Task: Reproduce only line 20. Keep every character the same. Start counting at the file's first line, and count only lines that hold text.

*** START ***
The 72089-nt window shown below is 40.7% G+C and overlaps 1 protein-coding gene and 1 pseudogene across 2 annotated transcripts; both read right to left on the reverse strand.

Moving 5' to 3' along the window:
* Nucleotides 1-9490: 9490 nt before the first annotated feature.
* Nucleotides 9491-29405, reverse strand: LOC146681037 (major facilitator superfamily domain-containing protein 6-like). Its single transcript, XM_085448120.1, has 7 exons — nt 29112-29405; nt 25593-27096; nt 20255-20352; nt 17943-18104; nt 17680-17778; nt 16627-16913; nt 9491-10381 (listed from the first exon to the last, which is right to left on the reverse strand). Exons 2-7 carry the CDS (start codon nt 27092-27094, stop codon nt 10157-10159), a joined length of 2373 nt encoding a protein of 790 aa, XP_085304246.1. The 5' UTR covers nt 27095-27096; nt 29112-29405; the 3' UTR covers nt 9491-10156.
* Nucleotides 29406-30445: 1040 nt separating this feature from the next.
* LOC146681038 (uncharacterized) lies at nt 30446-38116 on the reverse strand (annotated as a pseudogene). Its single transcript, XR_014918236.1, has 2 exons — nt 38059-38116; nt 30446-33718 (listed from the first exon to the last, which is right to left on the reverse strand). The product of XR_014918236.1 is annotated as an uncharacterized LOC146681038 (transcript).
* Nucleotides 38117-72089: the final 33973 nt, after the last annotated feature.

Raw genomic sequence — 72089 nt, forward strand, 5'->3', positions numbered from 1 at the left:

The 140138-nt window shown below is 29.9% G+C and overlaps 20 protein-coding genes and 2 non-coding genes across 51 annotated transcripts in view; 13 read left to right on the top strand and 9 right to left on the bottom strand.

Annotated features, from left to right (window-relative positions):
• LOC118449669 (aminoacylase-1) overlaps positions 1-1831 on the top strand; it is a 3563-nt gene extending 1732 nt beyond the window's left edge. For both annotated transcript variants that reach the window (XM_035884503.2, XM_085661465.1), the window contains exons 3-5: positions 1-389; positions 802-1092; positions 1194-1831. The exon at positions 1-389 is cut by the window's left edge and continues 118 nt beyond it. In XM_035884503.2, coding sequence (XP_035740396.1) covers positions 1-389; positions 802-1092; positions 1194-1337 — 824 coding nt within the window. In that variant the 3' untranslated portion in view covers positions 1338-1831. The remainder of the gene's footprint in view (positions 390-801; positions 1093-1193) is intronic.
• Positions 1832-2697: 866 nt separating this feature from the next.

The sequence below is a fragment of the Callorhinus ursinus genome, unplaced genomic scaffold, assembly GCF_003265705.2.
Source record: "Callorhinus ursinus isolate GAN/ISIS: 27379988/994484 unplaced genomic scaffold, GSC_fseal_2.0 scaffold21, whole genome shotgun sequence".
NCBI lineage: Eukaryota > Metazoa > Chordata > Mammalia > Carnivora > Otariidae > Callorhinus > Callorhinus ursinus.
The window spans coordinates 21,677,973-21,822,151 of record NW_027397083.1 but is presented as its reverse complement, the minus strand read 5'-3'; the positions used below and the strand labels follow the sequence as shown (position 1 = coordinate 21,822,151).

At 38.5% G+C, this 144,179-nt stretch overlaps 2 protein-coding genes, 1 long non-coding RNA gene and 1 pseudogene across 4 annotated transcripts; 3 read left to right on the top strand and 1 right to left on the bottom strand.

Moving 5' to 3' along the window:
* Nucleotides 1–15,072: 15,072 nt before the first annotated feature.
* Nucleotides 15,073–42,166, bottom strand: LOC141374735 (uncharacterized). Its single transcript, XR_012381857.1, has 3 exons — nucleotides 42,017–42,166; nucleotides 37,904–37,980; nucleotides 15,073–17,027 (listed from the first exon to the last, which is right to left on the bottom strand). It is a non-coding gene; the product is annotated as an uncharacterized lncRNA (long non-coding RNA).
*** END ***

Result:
* Nucleotides 15,073–42,166, bottom strand: LOC141374735 (uncharacterized). Its single transcript, XR_012381857.1, has 3 exons — nucleotides 42,017–42,166; nucleotides 37,904–37,980; nucleotides 15,073–17,027 (listed from the first exon to the last, which is right to left on the bottom strand). It is a non-coding gene; the product is annotated as an uncharacterized lncRNA (long non-coding RNA).